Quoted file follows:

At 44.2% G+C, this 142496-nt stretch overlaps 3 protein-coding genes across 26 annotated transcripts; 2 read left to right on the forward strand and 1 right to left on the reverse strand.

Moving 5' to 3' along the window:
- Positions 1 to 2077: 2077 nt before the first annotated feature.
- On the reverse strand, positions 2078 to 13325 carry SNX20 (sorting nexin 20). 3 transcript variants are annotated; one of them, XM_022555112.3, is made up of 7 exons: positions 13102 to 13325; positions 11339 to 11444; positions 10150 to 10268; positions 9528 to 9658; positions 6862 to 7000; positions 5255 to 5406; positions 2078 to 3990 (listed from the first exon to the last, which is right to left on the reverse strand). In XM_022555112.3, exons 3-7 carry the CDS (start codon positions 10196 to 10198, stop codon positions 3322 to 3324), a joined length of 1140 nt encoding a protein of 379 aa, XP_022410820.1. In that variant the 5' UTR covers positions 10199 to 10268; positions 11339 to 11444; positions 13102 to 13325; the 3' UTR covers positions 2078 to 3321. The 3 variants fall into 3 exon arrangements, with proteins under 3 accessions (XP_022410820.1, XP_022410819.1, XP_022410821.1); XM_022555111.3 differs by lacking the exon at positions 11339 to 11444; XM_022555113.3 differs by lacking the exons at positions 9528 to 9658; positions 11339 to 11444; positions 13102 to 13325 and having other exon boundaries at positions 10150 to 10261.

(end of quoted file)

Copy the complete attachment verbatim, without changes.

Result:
At 44.2% G+C, this 142496-nt stretch overlaps 3 protein-coding genes across 26 annotated transcripts; 2 read left to right on the forward strand and 1 right to left on the reverse strand.

Moving 5' to 3' along the window:
- Positions 1 to 2077: 2077 nt before the first annotated feature.
- On the reverse strand, positions 2078 to 13325 carry SNX20 (sorting nexin 20). 3 transcript variants are annotated; one of them, XM_022555112.3, is made up of 7 exons: positions 13102 to 13325; positions 11339 to 11444; positions 10150 to 10268; positions 9528 to 9658; positions 6862 to 7000; positions 5255 to 5406; positions 2078 to 3990 (listed from the first exon to the last, which is right to left on the reverse strand). In XM_022555112.3, exons 3-7 carry the CDS (start codon positions 10196 to 10198, stop codon positions 3322 to 3324), a joined length of 1140 nt encoding a protein of 379 aa, XP_022410820.1. In that variant the 5' UTR covers positions 10199 to 10268; positions 11339 to 11444; positions 13102 to 13325; the 3' UTR covers positions 2078 to 3321. The 3 variants fall into 3 exon arrangements, with proteins under 3 accessions (XP_022410820.1, XP_022410819.1, XP_022410821.1); XM_022555111.3 differs by lacking the exon at positions 11339 to 11444; XM_022555113.3 differs by lacking the exons at positions 9528 to 9658; positions 11339 to 11444; positions 13102 to 13325 and having other exon boundaries at positions 10150 to 10261.